The best part though is that you are free to work as you desire and ask as many doubts as you may have. The people around you will help you in case you are stuck and if not anything, India Kanoon always has your back.
And if you are lucky enough to have remote access, your life will be much easier because at times it became difficult to access Manupatra/SCC when other people were already logged in.
Monday to Saturday: 10 am to 7-8 pm., can easily extend to 9-10 pm, depending on what work you have been given on that particular day and its urgency, and if you have made a bold endeavour to ask for more work post 7.
Aditya Sir has two associates working under him. They are very friendly and polite and can be approached at any time. There were 5 interns working under him. However, the total number of interns was around 10-11.
The first week there was a bit of a problem managing the available space because the office wasn’t ready for an army of 11 interns and each day as a new nervous face arrived, the others looked at him/her with disappointment knowing that they would have to sacrifice the few extra inches they saved up as leg space.
But thankfully, by the second week the importance of respiration was realised, and we were given plenty more space.
The office is in the basement of a house but is an extremely sophisticated work space. The interns are given a separate table alongside a mini library in a corner of the office. The atmosphere is chill and you can take a stroll outside whenever you wish to.
I preferred to take food from home but a number of food joints are located in a 0.5 km radius around the place. For lunch, these can be walked to easily. A particularly economical and clean place called “Dawat” is a 10 minute walk from the office.
Other than the dhabas and thelas that serve anything from Rajma Rice to Kulchas, the regular fast food joints (McD, Subway etc) are also nearby so food is not a problem.
If you’re especially burdened with work and are diligent enough to miss going out during lunch, you can always order in and there is a pantry in the office from where the cutlery can be obtained.
A peculiar ‘fried’ burger (Gupta Ji ka Paneer Burger) is available at a stall about 50 metres from office in the evenings. Even though I did not risk my stomach to the seemingly heavenly burger, my co interns tried it and loved it.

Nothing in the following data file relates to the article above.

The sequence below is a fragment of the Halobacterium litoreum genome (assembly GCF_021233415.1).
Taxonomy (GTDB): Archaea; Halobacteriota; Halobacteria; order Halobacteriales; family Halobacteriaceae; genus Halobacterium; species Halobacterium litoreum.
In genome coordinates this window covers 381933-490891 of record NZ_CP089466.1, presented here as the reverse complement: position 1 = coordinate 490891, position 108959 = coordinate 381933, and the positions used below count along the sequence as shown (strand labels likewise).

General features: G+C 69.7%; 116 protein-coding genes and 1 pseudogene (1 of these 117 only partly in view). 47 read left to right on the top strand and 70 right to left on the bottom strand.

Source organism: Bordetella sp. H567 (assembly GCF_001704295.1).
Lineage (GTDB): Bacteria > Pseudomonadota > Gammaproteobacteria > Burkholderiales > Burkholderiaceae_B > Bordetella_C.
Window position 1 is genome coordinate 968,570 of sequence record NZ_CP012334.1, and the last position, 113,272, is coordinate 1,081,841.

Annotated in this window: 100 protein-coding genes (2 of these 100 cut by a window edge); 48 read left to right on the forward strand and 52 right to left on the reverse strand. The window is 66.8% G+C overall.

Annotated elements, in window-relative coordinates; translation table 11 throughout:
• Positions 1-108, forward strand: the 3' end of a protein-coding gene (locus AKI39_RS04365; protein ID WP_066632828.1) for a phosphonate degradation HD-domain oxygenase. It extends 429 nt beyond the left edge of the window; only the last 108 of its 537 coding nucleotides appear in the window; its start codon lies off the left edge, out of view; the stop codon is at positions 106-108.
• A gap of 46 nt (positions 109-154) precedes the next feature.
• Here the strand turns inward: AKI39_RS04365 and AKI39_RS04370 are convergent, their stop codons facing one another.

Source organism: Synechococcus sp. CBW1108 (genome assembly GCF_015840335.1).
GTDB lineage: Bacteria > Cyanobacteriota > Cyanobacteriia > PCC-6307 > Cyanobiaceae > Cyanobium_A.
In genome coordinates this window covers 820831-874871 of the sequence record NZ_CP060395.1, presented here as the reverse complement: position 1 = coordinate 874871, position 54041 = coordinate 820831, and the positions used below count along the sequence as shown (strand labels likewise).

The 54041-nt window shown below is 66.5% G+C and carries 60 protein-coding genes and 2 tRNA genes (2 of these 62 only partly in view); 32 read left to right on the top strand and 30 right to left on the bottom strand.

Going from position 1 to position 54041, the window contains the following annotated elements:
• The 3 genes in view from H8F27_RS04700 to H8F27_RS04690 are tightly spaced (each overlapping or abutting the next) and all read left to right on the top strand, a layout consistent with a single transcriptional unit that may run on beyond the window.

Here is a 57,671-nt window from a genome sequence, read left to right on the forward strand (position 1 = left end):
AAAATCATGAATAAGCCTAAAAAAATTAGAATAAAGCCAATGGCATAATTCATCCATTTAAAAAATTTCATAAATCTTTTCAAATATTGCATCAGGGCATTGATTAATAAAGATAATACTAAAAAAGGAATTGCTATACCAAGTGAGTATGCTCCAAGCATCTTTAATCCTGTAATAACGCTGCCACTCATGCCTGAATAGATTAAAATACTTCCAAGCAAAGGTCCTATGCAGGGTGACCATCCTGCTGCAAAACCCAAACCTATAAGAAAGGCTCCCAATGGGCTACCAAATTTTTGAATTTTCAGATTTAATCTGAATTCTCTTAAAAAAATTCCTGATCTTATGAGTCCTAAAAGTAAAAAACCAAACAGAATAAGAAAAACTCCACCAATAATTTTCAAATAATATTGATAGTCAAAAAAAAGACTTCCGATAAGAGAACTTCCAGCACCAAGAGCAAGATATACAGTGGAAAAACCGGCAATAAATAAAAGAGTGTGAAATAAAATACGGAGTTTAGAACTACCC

The associates are friendly and the general atmosphere of the place is not intimidating so one can work freely and actually learn new things each day.
The interns are not treated as lesser beings (like I have been told they are by a number of people) and are a given a lot of meaningful work.
The mini library is very helpful in research and a lot of good books on almost every subject are available.
Tea and coffee are available throughout the day, thanks to Inder Ji who is very sweet and takes care of the interns in the most adorable way.
On the first day he told us that he would not ask us whether we needed anything and we would have to tell him on our own. But even then, he asks everyone what they want every couple of hours and makes even customised beverages (green tea with lemon and honey was one odd example).
The coffee and chai are amazing and sometimes chips and biscuits are also served.
Amongst a range of interesting work that was given, sometimes pointless work like numbering documents and then scratching out the old numbers was also to be done.
Also, there was little to no interaction with Aditya Sir. And whenever he gave us work, we ended up being clueless because he did not brief us exhaustively and this was a major let down because we did not enjoy doing work given by him at times when we did not have enough information about what exactly he wanted us to look up.
This entry has been submitted for the LexisNexis-Lawctopus Internship Experience Writing Competition 2015-2016. iPleaders is the learning partner for this competition.
Disclaimer: Internship experiences are opinions shared by individual law students and tend to be personal and subjective in nature. The internship experiences shared on Lawctopus are NOT Lawctopus' official views on the internship.